United Kingdom Research and Innovation, Medical Research Council and King's College London

Understanding the effect of sex in autism


Understanding the effect of sex in autism

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Sex differences in autism have received a lot of attention from researchers over the years. Why are boys 3-4 times more likely to be diagnosed with autism than girls? CDN and MRC Centre for Neurodevelopmental Disorders researchers Laura Andrea and Albert Basson discuss the implications in their review in Nature Neuroscience of a recent study that offers some insight.

Over the last few years, several human genetic studies have shown that faced with the same highly-penetrant, autism-associated mutations, females show more resilience to their effects than males. One theory posits that neuronal activation in specific brain regions may be different between females and males. Using mouse models carrying autism-linked mutations, a new study has made progress towards understanding the neuronal and developmental basis of sex differences so apparent in the prevalence of autism.

The model carries a mutation strongly associated with autism in Chd8, a gene which encodes a protein that can modulate gene expression by altering chromatin structure. Behavioural analysis of the model showed that nearly all the sex differences in behaviour occurred in the presence of a social or sensory stressor. The researchers, using c-Fos protein levels as a marker for neuronal activation, saw markedly increased activity in the hippocampus and the prefrontal and sensory cortices in male pups. By contrast, the females showed reduced activity under baseline conditions which became ‘normalised’ following the stressor.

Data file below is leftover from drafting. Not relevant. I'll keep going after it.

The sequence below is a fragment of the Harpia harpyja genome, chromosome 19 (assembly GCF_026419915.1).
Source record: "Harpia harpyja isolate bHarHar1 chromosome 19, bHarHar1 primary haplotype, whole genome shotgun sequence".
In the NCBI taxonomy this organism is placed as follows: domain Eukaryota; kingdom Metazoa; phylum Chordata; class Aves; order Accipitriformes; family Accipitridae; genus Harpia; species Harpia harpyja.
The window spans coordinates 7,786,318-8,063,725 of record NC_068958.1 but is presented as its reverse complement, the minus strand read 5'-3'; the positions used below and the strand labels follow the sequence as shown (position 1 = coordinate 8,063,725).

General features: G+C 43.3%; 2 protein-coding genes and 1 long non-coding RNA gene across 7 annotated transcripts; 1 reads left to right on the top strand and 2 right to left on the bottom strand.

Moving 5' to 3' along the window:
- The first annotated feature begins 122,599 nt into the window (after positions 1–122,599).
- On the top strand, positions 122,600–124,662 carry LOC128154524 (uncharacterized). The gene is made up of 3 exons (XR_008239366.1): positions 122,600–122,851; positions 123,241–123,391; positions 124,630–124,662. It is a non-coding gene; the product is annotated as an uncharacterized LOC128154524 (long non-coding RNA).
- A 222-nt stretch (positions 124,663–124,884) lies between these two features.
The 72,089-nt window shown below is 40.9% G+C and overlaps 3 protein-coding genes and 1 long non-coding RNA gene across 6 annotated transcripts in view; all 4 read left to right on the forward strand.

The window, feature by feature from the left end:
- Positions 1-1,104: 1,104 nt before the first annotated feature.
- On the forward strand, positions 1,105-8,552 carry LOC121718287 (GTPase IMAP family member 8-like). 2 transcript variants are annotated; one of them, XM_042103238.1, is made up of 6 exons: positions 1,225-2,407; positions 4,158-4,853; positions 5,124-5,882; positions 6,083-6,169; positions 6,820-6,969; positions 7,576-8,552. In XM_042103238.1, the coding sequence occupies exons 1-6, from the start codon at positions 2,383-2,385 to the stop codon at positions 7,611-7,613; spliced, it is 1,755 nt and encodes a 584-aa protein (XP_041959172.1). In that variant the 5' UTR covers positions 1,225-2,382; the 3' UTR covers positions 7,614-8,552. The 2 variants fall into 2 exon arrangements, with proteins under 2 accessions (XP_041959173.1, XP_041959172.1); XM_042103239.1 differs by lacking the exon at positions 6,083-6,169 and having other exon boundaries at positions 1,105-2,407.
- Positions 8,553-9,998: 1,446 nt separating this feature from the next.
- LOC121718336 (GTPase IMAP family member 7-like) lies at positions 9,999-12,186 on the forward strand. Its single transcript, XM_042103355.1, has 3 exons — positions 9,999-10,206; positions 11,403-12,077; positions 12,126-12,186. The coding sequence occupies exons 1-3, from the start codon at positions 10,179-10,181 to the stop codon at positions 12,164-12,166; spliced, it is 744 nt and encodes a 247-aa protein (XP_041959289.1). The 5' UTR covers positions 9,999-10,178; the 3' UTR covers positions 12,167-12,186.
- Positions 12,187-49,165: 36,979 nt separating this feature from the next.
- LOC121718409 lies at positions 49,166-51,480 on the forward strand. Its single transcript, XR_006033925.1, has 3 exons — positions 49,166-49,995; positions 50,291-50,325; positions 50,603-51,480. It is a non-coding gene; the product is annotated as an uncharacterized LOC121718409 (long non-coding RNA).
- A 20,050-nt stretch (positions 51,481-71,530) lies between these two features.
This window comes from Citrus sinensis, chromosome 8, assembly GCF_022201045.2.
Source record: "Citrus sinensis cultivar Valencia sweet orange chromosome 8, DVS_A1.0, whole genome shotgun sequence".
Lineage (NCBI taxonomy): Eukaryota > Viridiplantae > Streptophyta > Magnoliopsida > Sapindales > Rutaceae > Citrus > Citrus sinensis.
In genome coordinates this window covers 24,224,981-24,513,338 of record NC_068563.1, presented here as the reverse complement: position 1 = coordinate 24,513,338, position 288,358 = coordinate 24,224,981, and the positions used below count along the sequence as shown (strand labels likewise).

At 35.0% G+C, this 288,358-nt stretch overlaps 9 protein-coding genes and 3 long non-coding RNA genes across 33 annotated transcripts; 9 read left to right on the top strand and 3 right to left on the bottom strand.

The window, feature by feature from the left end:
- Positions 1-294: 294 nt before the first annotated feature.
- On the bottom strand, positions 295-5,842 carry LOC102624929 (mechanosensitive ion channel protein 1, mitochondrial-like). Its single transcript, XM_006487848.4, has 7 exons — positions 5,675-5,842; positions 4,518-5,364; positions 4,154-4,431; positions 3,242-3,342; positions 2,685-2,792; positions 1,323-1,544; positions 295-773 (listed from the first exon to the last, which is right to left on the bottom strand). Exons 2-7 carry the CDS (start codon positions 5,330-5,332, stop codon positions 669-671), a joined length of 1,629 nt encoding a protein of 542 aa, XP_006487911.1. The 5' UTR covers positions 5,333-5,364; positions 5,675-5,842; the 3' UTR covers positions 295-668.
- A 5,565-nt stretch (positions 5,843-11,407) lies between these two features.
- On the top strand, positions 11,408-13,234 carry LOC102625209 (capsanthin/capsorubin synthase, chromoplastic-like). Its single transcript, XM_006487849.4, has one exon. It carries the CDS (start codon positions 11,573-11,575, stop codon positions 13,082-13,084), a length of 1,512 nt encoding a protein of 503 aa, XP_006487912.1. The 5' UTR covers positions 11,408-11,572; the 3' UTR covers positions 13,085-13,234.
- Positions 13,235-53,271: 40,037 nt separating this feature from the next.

The differences in baseline, or control, conditions are thought to underlie the behavioural differences between the males and females in the study and indicate how the effects of an autism-associated mutation can differ between the sexes.

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